Stem cell procedure is offered in many clinics within and outside the United States and typically uses adipose cells as the stem cell source. Physicians extract these cells from fat tissue, separate out the stem cells from the rest, then prepare a solution containing growth factors and other ingredients necessary to tell stem cells how to develop in the new site. Once it’s prepared, doctors inject it into the affected site, such as a knee joint.
Regenexx is a U.S. company specializing in orthopedic applications of stem cells that was founded by Dr. Chris Centeno. Dr. Centeno is an expert in the clinical use of mesenchymal stem cells (MSCs) within orthopedic applications. His Regenexx clinic in Denver, Colorado, draws patients from all over the U.S. who are seeking innovative, non-surgical treatments for osteoarthritis, as well as a wide range of other orthopedic applications.
As the visionary behind the revolutionary Regenexx® technology, he pioneered a procedure that involves extracting a small bone marrow sample through a needle and a blood draw from a vein in your arm. These samples are then processed in a laboratory and the stem cells it contains are injected into the area needing repair. The goal is to deliver large numbers of stem cells to the injured area.
Type I and Type II diabetes affect the body in different ways. Type I diabetes is genetic, and results from the pancreas failing to produce insulin, or producing too little of it. Insulin is what tells the body to remove glucose from the bloodstream and let it into cells, so they can use it for energy. Most likely this is due to an immune system disorder in which the body attacks its own islets, the pancreatic cells responsible for manufacturing insulin. In this case, stem cells may provide the same immune system-modulating effect as they do for other autoimmune diseases.
Type II diabetes is when the body becomes resistant to insulin. The pancreas may still make it, but the patient’s body does not sense it – it is “insulin resistant,” which means the release of insulin in the bloodstream still does not result in cells taking up glucose. It remains in the bloodstream, causing dangerous hyperglycemia just as it does in the case of Type I.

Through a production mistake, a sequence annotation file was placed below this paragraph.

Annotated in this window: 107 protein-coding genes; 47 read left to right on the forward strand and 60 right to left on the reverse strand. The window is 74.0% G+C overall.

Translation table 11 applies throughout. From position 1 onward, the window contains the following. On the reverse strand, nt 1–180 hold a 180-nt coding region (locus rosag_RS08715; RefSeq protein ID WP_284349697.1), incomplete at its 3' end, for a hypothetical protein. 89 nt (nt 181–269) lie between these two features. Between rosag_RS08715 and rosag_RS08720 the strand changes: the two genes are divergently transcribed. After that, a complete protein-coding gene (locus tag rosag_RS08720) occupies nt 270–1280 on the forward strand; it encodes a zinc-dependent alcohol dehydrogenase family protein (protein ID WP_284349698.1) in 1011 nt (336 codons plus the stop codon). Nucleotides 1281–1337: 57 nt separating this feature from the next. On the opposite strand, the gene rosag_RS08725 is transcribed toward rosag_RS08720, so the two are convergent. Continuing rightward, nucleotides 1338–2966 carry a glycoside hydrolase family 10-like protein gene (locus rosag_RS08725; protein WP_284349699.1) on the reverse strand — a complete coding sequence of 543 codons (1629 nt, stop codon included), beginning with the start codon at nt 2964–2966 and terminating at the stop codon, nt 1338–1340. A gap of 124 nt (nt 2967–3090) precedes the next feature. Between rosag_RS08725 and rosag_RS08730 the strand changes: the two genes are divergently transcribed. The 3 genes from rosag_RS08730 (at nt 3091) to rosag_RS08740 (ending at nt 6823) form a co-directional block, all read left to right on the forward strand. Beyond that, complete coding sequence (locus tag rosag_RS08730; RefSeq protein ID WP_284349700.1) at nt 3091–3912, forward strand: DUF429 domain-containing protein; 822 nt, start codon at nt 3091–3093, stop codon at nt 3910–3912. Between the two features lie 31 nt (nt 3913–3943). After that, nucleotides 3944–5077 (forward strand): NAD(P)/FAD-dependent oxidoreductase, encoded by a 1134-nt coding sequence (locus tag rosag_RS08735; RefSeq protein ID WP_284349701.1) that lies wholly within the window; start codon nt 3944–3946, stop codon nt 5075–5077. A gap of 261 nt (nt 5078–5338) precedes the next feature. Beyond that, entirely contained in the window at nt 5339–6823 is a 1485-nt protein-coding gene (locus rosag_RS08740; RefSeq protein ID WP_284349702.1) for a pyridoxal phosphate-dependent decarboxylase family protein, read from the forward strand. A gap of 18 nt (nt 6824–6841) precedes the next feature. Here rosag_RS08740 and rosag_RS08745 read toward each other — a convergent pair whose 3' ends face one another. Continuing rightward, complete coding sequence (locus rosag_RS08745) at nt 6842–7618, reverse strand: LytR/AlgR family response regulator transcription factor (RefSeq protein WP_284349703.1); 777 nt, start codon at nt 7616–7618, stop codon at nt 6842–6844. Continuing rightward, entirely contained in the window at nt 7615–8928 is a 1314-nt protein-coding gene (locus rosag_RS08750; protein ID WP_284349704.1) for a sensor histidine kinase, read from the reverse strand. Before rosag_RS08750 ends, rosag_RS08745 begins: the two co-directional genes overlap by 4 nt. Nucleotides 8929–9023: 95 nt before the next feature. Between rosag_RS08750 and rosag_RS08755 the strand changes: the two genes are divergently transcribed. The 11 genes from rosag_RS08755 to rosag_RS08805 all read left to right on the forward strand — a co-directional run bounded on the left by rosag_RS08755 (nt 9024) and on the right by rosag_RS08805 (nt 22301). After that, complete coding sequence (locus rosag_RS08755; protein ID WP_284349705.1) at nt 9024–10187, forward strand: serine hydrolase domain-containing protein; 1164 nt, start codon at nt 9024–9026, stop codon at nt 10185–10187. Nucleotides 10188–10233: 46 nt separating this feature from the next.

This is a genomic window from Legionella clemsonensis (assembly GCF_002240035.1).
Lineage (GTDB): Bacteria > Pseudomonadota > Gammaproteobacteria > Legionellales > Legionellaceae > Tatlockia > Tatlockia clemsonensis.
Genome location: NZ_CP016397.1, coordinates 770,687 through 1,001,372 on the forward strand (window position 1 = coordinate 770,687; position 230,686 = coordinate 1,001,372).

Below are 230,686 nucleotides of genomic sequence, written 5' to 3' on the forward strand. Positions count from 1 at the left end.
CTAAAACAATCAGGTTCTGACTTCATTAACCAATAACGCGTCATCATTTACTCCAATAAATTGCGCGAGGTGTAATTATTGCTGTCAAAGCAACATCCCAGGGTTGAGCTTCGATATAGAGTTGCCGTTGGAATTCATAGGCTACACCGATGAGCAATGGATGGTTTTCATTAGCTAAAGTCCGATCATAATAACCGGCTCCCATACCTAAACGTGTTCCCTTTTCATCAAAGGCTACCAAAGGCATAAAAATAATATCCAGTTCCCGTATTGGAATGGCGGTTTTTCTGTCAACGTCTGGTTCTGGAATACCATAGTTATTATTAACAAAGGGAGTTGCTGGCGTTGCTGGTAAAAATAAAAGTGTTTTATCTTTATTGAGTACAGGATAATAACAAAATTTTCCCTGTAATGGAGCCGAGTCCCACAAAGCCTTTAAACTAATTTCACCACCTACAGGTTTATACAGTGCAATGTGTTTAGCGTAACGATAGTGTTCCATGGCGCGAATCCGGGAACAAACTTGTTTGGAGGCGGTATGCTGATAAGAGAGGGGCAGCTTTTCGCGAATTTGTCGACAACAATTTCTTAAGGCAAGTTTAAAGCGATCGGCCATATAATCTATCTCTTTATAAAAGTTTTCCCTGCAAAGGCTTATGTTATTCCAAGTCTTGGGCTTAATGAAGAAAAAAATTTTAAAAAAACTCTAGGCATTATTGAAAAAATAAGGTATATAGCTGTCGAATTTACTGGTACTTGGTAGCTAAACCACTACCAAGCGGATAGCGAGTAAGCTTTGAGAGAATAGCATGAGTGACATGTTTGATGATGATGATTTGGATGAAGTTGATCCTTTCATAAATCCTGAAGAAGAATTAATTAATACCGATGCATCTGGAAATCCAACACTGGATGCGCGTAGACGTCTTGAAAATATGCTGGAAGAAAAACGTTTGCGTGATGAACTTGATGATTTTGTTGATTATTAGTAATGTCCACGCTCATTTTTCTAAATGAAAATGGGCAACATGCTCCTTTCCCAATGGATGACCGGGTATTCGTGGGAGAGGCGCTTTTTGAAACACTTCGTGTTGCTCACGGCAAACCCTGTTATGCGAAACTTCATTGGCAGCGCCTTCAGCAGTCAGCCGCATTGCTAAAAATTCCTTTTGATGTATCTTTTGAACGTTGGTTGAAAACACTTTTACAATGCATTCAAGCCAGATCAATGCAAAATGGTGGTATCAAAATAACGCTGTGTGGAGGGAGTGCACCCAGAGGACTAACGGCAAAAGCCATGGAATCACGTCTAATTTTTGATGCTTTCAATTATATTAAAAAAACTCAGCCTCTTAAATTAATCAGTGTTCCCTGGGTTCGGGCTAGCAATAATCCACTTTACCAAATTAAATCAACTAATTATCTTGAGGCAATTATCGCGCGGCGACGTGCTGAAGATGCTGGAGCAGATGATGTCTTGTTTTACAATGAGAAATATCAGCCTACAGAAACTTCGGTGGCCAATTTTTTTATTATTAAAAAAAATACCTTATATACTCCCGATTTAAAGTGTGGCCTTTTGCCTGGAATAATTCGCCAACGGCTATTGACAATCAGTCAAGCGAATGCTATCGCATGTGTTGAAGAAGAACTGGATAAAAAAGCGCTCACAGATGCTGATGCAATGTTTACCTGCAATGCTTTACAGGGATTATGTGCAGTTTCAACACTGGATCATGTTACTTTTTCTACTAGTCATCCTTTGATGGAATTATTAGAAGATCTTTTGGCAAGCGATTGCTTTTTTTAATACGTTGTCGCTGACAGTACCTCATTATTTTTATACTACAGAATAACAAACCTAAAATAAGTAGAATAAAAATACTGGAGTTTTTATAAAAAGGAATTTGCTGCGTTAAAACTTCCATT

The second condition may also respond to stem cell treatment, which can help moderate pancreatic productive of insulin as well as helping the body respond to it more effectively. Multiple clinical trials assessing the validity of stem cells for both diseases are underway, and many eagerly await their results.
Currently, two approaches are being used in research, using stem cells as beta-cell producing factories or as a beta cell repair catalyst. Both methods have the same goal which is to return the insulin to normal levels. Diabetes Research Institute (DRI) are running clinical trials and have a number of patients that are living insulin free after receiving a transplant of donor islet cells.
There are many ongoing efforts to understand how stem cell therapy is able to help people with diabetes. One of the main centres is the California Institute of Regenerative Medicine, where you can view the areas of research being conducted specifically to understand diabetes.
A review, published in the Progress in Stem Cell journal in 2019 suggested a combination of antioxidants, growth factors or hormones along with MSCs (mesenchymal stem cells) in optimal combinations and concentrations for the treatment of diabetic nephropathy.
One of the most traumatic injuries to the human body is severing of the spinal cord. Depending on where the injury occurs, the patient may never walk or even move their arms again. For most of human history, such a traumatic injury was completely irreparable. In recent years, neurosurgery has given people back some of their function in cases like these, but outcomes are still all too often disappointing.
Stem cells provide serious hope for the future. Instead of trying to repair damaged nerves, stem cells offer the ability to replace them. By injecting stem cells to the site of the injury, the spinal column can repair itself, accessing all the ingredients it needs for the specialized job.
In combination with growth factors and hormones, stem cells are capable of traveling to the site of the injury “assessing” what needs rebuilding and stepping in to do the job for doctors. This limits the number of modifications needed from the outside and leaves the healing to the body.
While the mechanisms aren’t yet clear, it seems that hormones such as growth factors – in addition to the location in the body – can provide signposts to stem cells telling them what kinds of tissues are needed. Then the stem cells transform into them, integrate with the damaged tissue and repair it.
As of May 2022, more than 60 studies have been launched to investigate the potential of stem cell therapy for spinal cord injuries under the U.S. Clinical Trial Registry.